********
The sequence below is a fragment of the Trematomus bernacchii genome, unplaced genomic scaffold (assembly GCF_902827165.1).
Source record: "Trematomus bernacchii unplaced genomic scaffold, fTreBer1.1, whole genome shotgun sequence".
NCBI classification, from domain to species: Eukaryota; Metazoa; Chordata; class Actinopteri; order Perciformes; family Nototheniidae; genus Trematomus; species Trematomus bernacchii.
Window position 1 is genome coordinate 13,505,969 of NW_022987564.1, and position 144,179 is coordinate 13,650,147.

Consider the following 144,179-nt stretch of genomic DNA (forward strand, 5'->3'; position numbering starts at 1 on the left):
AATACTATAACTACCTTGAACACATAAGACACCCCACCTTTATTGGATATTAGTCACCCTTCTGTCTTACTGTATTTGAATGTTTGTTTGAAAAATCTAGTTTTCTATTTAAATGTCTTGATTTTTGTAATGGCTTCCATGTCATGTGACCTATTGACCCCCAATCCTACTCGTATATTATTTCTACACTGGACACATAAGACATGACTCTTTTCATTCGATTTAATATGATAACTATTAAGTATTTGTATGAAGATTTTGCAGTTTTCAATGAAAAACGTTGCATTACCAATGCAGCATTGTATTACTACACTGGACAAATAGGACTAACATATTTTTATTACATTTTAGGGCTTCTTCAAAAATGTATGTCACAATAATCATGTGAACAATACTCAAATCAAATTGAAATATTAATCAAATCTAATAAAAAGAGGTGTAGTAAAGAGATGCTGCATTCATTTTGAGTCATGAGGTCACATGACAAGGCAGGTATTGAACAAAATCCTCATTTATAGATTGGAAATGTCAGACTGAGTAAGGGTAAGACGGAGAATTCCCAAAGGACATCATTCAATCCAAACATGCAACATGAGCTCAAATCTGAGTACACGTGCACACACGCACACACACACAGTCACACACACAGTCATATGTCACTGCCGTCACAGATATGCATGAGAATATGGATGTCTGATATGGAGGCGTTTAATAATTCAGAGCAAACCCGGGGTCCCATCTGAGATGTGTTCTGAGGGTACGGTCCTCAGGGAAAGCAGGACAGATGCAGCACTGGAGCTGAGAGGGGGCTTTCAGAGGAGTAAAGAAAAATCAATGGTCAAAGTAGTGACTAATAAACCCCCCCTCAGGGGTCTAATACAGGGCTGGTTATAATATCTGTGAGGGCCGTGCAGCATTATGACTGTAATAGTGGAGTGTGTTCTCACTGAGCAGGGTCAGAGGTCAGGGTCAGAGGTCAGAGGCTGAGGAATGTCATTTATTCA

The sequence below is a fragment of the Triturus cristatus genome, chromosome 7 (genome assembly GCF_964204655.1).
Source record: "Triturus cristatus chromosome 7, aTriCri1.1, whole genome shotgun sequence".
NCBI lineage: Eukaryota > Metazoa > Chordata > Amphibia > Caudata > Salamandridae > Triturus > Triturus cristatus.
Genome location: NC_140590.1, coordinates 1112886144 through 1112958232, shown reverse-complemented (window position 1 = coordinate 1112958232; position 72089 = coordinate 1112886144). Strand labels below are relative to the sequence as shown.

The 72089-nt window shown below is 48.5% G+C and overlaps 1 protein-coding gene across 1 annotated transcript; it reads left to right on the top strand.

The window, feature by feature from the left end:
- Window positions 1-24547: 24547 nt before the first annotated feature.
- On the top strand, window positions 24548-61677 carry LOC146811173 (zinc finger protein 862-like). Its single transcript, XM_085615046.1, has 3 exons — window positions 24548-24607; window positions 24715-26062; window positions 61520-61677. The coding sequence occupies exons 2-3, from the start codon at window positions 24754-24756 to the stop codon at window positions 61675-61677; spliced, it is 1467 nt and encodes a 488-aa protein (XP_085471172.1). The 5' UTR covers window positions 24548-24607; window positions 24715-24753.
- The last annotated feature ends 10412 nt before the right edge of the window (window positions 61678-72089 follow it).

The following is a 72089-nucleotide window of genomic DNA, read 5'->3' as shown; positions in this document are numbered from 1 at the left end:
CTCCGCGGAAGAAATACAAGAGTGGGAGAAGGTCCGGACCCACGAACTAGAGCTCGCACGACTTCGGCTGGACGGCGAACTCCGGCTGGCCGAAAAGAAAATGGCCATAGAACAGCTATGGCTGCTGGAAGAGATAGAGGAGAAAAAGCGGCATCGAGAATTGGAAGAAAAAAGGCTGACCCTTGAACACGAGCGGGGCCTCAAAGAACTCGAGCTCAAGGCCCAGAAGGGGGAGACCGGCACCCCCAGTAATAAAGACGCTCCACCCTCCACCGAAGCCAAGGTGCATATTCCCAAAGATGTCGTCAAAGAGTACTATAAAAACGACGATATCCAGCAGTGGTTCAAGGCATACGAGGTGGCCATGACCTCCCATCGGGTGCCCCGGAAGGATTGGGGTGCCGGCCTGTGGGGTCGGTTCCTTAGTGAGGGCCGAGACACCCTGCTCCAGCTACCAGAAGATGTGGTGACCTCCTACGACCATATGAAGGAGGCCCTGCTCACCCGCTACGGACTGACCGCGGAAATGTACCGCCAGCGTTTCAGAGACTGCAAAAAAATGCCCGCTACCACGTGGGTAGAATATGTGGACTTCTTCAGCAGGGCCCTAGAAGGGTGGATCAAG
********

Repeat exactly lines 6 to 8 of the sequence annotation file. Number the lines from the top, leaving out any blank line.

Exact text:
AATACTATAACTACCTTGAACACATAAGACACCCCACCTTTATTGGATATTAGTCACCCTTCTGTCTTACTGTATTTGAATGTTTGTTTGAAAAATCTAGTTTTCTATTTAAATGTCTTGATTTTTGTAATGGCTTCCATGTCATGTGACCTATTGACCCCCAATCCTACTCGTATATTATTTCTACACTGGACACATAAGACATGACTCTTTTCATTCGATTTAATATGATAACTATTAAGTATTTGTATGAAGATTTTGCAGTTTTCAATGAAAAACGTTGCATTACCAATGCAGCATTGTATTACTACACTGGACAAATAGGACTAACATATTTTTATTACATTTTAGGGCTTCTTCAAAAATGTATGTCACAATAATCATGTGAACAATACTCAAATCAAATTGAAATATTAATCAAATCTAATAAAAAGAGGTGTAGTAAAGAGATGCTGCATTCATTTTGAGTCATGAGGTCACATGACAAGGCAGGTATTGAACAAAATCCTCATTTATAGATTGGAAATGTCAGACTGAGTAAGGGTAAGACGGAGAATTCCCAAAGGACATCATTCAATCCAAACATGCAACATGAGCTCAAATCTGAGTACACGTGCACACACGCACACACACACAGTCACACACACAGTCATATGTCACTGCCGTCACAGATATGCATGAGAATATGGATGTCTGATATGGAGGCGTTTAATAATTCAGAGCAAACCCGGGGTCCCATCTGAGATGTGTTCTGAGGGTACGGTCCTCAGGGAAAGCAGGACAGATGCAGCACTGGAGCTGAGAGGGGGCTTTCAGAGGAGTAAAGAAAAATCAATGGTCAAAGTAGTGACTAATAAACCCCCCCTCAGGGGTCTAATACAGGGCTGGTTATAATATCTGTGAGGGCCGTGCAGCATTATGACTGTAATAGTGGAGTGTGTTCTCACTGAGCAGGGTCAGAGGTCAGGGTCAGAGGTCAGAGGCTGAGGAATGTCATTTATTCA

The sequence below is a fragment of the Triturus cristatus genome, chromosome 7 (genome assembly GCF_964204655.1).
Source record: "Triturus cristatus chromosome 7, aTriCri1.1, whole genome shotgun sequence".